As a downtown residential area, we don’t get the same snow-removal service as other areas of the city. On Jan. 24, HVRA Board member Bob Stambula wrote to the Mayor and our Councillor depicting the problem vividly. He also pointed towards potential solutions. Here is an excerpt from his letter:
The absence of City snow removal from our residential sidewalks is a perpetual complaint at the HVRA annual general meetings and throughout the winter. In reply, we have dutifully explained the responsibility of property owners to clear their sidewalks, the City program to assist seniors, and how to complain if sidewalks are not cleared.
It is not just that snow is perpetually not cleared from some segments of our residential sidewalks by those responsible under the bylaw, or that the City enables such conduct by not enforcing its bylaws, there are real consequences that we endure:
- we risk life and limb traversing snow and ice covered residential sidewalks;
- some take other risks and opt to walk on the road… as it is often passable when the sidewalk is not;
- some sadly just retreat and return home, or remain housebound knowing the risk is too great, thus the walkable neighbourhood turns homes into prisons for some elderly and those with mobility challenges; and
- we do not get what we pay for. It is not lost on us that the unserviced area produces a financial windfall for the City – charging for a service that is not delivered.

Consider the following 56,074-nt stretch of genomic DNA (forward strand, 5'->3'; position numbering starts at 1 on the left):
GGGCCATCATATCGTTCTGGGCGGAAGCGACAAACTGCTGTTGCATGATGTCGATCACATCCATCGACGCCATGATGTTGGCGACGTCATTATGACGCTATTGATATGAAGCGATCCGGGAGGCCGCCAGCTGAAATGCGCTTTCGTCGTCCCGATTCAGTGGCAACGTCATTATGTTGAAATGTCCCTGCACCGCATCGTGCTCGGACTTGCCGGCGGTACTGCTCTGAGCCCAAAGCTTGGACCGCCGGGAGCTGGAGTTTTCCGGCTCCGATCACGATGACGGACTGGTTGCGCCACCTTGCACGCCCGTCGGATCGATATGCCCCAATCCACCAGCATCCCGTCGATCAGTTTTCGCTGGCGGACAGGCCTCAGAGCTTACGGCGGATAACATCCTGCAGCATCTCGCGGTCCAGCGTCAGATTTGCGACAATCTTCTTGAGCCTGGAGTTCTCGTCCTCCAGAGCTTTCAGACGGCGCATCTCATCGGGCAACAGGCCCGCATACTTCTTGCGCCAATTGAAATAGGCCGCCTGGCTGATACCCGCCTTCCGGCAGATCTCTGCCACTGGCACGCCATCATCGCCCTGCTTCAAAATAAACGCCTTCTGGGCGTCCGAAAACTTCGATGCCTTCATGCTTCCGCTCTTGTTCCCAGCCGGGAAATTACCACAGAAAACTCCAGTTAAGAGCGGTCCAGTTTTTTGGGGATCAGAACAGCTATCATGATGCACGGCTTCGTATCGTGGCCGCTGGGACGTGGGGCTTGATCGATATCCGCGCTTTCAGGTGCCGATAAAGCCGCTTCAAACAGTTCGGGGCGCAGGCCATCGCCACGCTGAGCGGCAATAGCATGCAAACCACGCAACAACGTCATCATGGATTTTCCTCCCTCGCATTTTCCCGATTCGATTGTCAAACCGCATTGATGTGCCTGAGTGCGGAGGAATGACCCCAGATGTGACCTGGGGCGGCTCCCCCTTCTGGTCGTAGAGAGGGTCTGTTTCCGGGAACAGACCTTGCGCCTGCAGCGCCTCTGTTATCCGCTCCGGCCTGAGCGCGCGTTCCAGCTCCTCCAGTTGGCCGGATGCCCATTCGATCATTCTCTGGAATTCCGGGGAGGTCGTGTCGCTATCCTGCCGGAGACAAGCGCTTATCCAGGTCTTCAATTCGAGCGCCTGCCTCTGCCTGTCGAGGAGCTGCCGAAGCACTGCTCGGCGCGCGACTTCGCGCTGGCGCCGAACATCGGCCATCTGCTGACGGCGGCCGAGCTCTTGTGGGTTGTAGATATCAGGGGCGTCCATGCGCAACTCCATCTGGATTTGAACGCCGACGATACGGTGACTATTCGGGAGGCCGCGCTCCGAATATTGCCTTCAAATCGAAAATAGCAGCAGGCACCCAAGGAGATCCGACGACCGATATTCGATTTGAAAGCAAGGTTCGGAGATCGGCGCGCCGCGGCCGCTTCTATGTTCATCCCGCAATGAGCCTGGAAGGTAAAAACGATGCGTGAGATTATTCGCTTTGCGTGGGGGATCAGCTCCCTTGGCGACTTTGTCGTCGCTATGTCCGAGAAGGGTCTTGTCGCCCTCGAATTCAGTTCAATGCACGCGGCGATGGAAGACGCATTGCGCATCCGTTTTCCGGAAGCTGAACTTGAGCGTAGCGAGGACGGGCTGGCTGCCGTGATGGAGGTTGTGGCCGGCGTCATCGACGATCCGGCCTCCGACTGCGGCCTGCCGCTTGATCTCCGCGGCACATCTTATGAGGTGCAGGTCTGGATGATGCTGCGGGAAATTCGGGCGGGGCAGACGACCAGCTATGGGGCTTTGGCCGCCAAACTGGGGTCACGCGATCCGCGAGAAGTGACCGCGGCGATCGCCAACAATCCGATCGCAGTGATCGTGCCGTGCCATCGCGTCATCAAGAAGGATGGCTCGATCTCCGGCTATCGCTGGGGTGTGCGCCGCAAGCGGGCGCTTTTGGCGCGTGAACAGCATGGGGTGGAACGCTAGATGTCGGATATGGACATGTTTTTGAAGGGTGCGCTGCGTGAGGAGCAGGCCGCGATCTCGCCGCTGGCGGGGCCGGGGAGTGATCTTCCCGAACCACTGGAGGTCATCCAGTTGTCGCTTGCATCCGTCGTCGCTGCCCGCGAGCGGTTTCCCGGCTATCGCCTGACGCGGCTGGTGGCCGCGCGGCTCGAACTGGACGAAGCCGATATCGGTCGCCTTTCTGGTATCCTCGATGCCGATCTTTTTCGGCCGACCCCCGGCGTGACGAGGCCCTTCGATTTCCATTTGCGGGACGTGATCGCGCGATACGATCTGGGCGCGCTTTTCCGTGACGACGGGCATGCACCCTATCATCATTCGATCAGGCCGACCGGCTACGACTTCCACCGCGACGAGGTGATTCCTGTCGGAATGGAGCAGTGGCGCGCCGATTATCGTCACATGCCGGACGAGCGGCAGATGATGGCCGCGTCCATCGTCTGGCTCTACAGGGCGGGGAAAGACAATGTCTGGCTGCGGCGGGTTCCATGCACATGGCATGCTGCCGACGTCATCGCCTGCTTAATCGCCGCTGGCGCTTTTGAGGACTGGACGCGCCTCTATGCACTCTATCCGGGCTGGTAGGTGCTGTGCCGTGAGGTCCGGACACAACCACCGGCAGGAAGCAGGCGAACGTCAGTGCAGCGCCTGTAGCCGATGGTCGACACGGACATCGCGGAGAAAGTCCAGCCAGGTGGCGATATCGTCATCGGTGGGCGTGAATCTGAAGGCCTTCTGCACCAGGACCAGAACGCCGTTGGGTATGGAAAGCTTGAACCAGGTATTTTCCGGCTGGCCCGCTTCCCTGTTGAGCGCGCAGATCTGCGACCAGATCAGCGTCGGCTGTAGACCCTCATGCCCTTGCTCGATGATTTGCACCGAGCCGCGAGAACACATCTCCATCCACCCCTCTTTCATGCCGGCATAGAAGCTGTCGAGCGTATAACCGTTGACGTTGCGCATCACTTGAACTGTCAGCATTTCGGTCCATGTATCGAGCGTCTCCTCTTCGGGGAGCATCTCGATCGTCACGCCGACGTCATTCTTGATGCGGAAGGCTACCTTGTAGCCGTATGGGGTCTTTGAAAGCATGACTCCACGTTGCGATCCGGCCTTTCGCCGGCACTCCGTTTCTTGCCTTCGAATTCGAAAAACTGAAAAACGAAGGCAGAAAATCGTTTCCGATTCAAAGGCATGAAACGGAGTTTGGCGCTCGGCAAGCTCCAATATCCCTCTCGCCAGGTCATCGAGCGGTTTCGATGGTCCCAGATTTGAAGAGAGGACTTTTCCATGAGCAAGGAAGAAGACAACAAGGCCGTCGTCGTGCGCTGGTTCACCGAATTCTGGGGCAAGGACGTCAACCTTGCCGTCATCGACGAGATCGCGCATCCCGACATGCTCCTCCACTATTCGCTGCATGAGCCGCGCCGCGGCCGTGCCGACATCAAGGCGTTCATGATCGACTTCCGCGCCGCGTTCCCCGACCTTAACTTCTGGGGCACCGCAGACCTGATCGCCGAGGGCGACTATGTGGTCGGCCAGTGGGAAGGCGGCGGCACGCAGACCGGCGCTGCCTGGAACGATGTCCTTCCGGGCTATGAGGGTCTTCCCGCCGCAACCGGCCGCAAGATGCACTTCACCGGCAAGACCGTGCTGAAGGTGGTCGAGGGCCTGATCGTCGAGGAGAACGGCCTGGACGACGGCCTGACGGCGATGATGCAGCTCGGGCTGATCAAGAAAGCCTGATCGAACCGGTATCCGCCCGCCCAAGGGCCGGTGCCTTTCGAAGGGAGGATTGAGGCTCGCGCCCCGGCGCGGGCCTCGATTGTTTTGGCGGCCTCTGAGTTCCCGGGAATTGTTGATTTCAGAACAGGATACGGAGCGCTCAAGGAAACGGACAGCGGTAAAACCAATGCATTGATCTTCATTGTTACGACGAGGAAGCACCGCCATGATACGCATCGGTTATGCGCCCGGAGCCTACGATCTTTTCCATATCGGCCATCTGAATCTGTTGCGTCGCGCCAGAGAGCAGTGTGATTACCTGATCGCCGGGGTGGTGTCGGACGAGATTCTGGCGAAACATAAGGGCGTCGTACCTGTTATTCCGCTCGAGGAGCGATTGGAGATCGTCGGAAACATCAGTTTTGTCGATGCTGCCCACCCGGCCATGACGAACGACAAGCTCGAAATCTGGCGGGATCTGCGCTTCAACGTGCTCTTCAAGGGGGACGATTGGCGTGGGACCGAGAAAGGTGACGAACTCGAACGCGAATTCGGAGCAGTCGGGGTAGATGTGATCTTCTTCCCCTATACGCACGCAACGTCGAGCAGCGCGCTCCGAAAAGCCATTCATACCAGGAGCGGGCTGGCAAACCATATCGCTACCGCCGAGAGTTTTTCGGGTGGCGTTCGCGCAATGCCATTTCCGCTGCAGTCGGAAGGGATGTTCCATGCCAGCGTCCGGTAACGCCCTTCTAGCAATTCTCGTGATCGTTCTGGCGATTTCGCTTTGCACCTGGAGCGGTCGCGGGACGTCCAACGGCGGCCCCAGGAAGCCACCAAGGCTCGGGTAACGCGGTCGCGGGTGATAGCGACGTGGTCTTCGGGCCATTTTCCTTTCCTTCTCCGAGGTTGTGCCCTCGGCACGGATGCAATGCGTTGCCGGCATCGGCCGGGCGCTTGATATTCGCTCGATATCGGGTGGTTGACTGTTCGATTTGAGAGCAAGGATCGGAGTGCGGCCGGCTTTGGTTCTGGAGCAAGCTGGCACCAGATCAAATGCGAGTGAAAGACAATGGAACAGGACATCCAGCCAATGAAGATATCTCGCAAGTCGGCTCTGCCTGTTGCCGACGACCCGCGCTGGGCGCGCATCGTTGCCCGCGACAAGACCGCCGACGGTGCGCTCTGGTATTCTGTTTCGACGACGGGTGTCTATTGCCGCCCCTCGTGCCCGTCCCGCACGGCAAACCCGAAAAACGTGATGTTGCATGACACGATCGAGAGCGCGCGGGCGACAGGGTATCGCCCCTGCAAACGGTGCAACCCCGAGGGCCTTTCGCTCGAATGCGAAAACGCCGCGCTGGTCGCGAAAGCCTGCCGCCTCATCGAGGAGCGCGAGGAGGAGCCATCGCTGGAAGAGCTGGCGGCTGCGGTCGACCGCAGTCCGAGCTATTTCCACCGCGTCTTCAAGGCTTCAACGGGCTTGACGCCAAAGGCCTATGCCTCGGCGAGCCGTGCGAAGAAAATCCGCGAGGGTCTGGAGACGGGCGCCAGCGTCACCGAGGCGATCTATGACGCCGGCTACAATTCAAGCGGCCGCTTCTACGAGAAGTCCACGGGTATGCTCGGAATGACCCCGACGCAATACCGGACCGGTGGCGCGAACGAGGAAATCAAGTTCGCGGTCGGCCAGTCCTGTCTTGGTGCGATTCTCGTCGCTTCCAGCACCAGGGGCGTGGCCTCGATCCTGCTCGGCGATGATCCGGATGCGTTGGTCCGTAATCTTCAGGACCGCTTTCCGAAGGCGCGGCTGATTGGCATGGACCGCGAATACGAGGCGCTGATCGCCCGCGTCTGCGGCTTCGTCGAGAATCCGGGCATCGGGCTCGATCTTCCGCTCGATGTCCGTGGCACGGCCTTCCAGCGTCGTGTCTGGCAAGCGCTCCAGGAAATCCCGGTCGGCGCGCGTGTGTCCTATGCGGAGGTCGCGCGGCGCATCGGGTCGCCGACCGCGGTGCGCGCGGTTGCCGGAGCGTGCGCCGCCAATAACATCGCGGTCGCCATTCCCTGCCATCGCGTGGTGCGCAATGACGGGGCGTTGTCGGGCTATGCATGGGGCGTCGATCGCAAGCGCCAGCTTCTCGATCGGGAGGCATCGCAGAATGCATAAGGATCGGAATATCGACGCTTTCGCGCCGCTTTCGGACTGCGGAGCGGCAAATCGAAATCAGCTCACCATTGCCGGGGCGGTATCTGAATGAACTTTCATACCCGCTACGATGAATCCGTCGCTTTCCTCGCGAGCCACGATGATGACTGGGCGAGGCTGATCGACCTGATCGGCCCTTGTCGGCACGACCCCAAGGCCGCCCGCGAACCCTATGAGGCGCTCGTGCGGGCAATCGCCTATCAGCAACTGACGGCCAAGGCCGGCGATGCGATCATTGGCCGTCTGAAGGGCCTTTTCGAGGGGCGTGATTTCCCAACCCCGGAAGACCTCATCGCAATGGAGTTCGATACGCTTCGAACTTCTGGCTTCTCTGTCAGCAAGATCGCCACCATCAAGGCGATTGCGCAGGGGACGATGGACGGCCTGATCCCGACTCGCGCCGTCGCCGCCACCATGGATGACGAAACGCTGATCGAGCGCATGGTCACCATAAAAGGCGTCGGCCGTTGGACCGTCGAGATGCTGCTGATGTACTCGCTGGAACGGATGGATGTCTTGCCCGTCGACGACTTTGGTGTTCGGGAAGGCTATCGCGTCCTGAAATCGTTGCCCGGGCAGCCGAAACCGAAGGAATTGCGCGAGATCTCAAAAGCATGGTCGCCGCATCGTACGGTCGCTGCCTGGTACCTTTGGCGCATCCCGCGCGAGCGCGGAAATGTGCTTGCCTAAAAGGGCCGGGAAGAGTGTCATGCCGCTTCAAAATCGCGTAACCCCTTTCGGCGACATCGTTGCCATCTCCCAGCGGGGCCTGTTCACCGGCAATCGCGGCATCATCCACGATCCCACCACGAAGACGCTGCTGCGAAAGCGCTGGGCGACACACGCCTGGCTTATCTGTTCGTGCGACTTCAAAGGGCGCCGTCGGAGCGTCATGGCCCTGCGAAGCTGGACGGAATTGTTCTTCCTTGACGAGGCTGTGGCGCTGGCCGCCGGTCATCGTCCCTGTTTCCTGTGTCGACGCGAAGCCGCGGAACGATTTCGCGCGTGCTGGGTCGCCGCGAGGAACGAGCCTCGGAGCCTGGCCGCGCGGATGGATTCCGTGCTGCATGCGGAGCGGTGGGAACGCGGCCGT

For these reasons, the HVRA Board unanimously passed the following resolution at its January meeting:
“Let it be resolved that the HVRA calls on our Councillor, the Mayor, and City Council to provide an equal level of snow removal services for all sidewalks within the City’s borders.”
Not all is grim with regards to snow removal. We are among the neighbourhoods that have welcomed a new segregated bike lane. We applaud the City for the robust way that it clears snow from the growing network of segregated bike lanes. This took care, attention and equipment, as does the snow-clearing program for seniors on residential sidewalks. These successes prove that residential sidewalks in the “unserviced area” can be cleared, and equity demands that they should be cleared. Where there is a will, there is a way!
(See the whole letter here.)